Each company is planning to deliver 100 channels, subletting half of them to other content providers: XM Radio is granting channels to BET, CNN, C-SPAN, NASCAR, BBC, the Sporting News, and Discovery, among others, while Sirius is partnering with the Kennedy Center, PBS, CNBC, Public Radio International, A&E, and the Outdoor Living Network.

The other 50 channels will be music programmed by, and operated from, the companies’ headquarters, where in-house staff will play old, new, and yet-to-be-established music and entertainment formats.

The programming won’t be free—each company is planning to charge a subscription fee of $9.95 per month. But most of the channels—all of them from Sirius and 10 to 15 of them from XM—will be free of commercials; the other XM channels will have about six-and-a-half minutes of national advertising each hour.

“The bottom line is, we’re going to change the way people listen to radio, and we’re going to flip the concept of radio on its head for the average consumer,” says Joe Capobianco, Sirius’ senior vice president of programming. “That’s it. It is a quantum difference from conventional radio.”

The concept tends to have a lightning-strike quality for radio haters and, apparently, investors. XM CEO Hugh Panero, a Bronx native who in the ’90s was president and CEO of the pay-per-view company Request TV, has managed to raise $1.3 billion in his first 20 months and bring on board a list of strategic partners that includes General Motors, Clear Channel Communications, and DirecTV—”the largest car company, the largest radio company, and the largest satellite television company in the U.S., if not the world in some cases,” Panero says. Sirius raised $1.5 billion from a set of similarly well-endowed companies. That’s a lot of lightning strikes.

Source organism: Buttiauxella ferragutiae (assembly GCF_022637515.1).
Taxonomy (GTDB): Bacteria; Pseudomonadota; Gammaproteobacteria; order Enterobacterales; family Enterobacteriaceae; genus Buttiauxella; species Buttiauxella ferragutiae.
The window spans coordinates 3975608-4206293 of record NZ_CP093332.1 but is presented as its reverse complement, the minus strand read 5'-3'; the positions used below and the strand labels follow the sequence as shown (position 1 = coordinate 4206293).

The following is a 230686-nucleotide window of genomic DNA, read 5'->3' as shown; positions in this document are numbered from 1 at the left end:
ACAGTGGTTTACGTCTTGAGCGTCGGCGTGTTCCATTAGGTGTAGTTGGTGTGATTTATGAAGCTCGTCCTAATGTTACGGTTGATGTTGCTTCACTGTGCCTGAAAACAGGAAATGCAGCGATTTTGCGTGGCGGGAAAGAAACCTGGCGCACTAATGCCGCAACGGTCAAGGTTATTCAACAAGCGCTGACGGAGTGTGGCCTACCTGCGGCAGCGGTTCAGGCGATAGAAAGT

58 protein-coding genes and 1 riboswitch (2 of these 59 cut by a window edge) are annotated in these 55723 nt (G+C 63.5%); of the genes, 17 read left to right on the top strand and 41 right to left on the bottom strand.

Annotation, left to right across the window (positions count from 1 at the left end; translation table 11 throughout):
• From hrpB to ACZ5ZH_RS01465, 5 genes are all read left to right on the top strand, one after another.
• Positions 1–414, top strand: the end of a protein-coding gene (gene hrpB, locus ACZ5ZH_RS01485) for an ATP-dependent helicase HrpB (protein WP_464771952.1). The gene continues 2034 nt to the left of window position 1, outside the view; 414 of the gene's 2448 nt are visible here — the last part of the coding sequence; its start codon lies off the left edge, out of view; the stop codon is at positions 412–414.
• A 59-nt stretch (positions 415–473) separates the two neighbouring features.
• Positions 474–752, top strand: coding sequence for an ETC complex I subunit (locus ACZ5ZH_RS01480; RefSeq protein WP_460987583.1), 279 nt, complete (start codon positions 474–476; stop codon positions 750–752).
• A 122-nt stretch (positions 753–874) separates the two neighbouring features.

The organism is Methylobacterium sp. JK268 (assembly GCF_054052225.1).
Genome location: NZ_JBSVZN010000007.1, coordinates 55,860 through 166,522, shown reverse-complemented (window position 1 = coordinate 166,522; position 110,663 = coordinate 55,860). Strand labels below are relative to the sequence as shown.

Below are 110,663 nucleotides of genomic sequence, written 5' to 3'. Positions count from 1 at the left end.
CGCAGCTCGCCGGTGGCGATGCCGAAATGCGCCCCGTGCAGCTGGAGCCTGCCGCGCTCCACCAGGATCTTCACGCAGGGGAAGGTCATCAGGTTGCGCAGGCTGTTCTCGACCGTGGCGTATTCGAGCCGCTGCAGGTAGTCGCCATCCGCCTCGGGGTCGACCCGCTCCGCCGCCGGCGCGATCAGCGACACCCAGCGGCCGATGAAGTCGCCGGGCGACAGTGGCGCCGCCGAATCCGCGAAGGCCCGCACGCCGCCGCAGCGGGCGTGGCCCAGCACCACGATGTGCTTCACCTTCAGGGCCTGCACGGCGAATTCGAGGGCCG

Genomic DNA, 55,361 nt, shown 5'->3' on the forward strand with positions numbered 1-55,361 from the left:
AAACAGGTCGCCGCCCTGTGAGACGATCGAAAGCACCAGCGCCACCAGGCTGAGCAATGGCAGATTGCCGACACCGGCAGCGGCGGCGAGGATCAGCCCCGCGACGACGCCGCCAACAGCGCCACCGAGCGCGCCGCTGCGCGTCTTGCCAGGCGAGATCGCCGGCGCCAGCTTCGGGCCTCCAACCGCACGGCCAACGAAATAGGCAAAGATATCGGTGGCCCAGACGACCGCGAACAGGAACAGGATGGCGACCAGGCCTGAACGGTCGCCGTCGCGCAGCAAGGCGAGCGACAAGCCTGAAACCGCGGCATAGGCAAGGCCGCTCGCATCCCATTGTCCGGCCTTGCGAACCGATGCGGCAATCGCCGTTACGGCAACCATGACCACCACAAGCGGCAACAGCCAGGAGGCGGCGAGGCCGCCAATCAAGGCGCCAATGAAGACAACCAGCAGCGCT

“We don’t think people are going to pay for what they can get for free,” says Capobianco. “People are used to getting more and better from their other media choices in everything except radio, and for the first time, they’re going to get more and better from radio, and they don’t have to do anything differently than they do now.”

Notes Panero: “A lot of people said nobody would pay for television. If you offer people a product they want and they feel they’re being underserved by the existing distribution system, they will migrate to support the new product.”

Satellite-enabled radios are initially being targeted for the automobile market, and it won’t be hard to get one: Sears, Best Buy, Circuit City, and other electronics merchants will carry and install them. Model-year 2002 Cadillacs will have XM-brand three-band radios (AM, FM, and XM), with other makes following shortly behind, including Hondas, Saabs, and Chevy pickups. Sirius radios will be installed in Fords, Chryslers, BMWs, Mercedes, and Jaguars, among others. Last month, XM showcased 24 models of radios and previewed 20 programming formats at the Consumer Electronics Show in Las Vegas, where the company won Best of Show for the mobile electronics category. (To avoid the infamous VHS vs. Betamax dilemma, XM and Sirius radios—costing between $250 to $400—will be compatible.)